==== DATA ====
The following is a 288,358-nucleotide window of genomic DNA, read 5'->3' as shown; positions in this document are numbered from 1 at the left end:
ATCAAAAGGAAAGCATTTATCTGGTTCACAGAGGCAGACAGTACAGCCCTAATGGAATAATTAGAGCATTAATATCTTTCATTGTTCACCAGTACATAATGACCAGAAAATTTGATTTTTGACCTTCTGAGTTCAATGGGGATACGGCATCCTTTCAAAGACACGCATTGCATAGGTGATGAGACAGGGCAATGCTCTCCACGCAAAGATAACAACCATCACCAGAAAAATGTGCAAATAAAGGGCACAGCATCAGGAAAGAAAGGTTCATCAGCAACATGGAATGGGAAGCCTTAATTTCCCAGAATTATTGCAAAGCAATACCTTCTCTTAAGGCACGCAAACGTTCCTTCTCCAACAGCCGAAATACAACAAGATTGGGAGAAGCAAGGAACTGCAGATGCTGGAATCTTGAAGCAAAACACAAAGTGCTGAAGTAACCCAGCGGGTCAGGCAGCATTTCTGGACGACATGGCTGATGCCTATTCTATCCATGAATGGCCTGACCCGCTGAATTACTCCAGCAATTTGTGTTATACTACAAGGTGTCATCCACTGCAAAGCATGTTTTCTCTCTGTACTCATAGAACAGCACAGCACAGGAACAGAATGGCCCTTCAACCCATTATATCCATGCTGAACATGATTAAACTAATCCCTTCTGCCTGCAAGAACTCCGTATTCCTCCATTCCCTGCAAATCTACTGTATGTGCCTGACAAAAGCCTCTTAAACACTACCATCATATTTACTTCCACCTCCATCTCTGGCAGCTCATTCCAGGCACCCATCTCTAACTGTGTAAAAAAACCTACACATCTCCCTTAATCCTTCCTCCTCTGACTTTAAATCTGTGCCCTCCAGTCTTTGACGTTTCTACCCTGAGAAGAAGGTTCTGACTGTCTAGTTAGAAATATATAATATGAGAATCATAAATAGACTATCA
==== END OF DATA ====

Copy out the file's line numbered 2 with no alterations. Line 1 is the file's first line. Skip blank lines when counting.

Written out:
ATCAAAAGGAAAGCATTTATCTGGTTCACAGAGGCAGACAGTACAGCCCTAATGGAATAATTAGAGCATTAATATCTTTCATTGTTCACCAGTACATAATGACCAGAAAATTTGATTTTTGACCTTCTGAGTTCAATGGGGATACGGCATCCTTTCAAAGACACGCATTGCATAGGTGATGAGACAGGGCAATGCTCTCCACGCAAAGATAACAACCATCACCAGAAAAATGTGCAAATAAAGGGCACAGCATCAGGAAAGAAAGGTTCATCAGCAACATGGAATGGGAAGCCTTAATTTCCCAGAATTATTGCAAAGCAATACCTTCTCTTAAGGCACGCAAACGTTCCTTCTCCAACAGCCGAAATACAACAAGATTGGGAGAAGCAAGGAACTGCAGATGCTGGAATCTTGAAGCAAAACACAAAGTGCTGAAGTAACCCAGCGGGTCAGGCAGCATTTCTGGACGACATGGCTGATGCCTATTCTATCCATGAATGGCCTGACCCGCTGAATTACTCCAGCAATTTGTGTTATACTACAAGGTGTCATCCACTGCAAAGCATGTTTTCTCTCTGTACTCATAGAACAGCACAGCACAGGAACAGAATGGCCCTTCAACCCATTATATCCATGCTGAACATGATTAAACTAATCCCTTCTGCCTGCAAGAACTCCGTATTCCTCCATTCCCTGCAAATCTACTGTATGTGCCTGACAAAAGCCTCTTAAACACTACCATCATATTTACTTCCACCTCCATCTCTGGCAGCTCATTCCAGGCACCCATCTCTAACTGTGTAAAAAAACCTACACATCTCCCTTAATCCTTCCTCCTCTGACTTTAAATCTGTGCCCTCCAGTCTTTGACGTTTCTACCCTGAGAAGAAGGTTCTGACTGTCTAGTTAGAAATATATAATATGAGAATCATAAATAGACTATCA